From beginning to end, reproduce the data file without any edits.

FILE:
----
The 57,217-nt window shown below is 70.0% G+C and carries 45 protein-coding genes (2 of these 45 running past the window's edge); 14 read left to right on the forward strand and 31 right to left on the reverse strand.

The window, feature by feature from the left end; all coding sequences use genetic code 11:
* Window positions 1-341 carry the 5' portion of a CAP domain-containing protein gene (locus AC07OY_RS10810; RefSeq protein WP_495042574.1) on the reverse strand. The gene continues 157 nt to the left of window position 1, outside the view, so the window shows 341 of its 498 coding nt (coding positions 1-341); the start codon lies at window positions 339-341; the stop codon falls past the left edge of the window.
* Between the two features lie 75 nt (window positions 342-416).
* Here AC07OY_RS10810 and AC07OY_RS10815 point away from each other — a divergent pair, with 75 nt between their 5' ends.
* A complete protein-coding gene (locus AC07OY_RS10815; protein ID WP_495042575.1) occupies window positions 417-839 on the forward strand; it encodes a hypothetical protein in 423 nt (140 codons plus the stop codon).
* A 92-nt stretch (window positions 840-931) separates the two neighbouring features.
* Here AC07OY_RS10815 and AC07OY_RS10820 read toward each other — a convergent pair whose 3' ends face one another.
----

The 57,217-nt window shown below is 70.0% G+C and carries 45 protein-coding genes (2 of these 45 running past the window's edge); 14 read left to right on the forward strand and 31 right to left on the reverse strand.

The window, feature by feature from the left end; all coding sequences use genetic code 11:
* Window positions 1-341 carry the 5' portion of a CAP domain-containing protein gene (locus AC07OY_RS10810; RefSeq protein WP_495042574.1) on the reverse strand. The gene continues 157 nt to the left of window position 1, outside the view, so the window shows 341 of its 498 coding nt (coding positions 1-341); the start codon lies at window positions 339-341; the stop codon falls past the left edge of the window.
* Between the two features lie 75 nt (window positions 342-416).
* Here AC07OY_RS10810 and AC07OY_RS10815 point away from each other — a divergent pair, with 75 nt between their 5' ends.
* A complete protein-coding gene (locus AC07OY_RS10815; protein ID WP_495042575.1) occupies window positions 417-839 on the forward strand; it encodes a hypothetical protein in 423 nt (140 codons plus the stop codon).
* A 92-nt stretch (window positions 840-931) separates the two neighbouring features.
* Here AC07OY_RS10815 and AC07OY_RS10820 read toward each other — a convergent pair whose 3' ends face one another.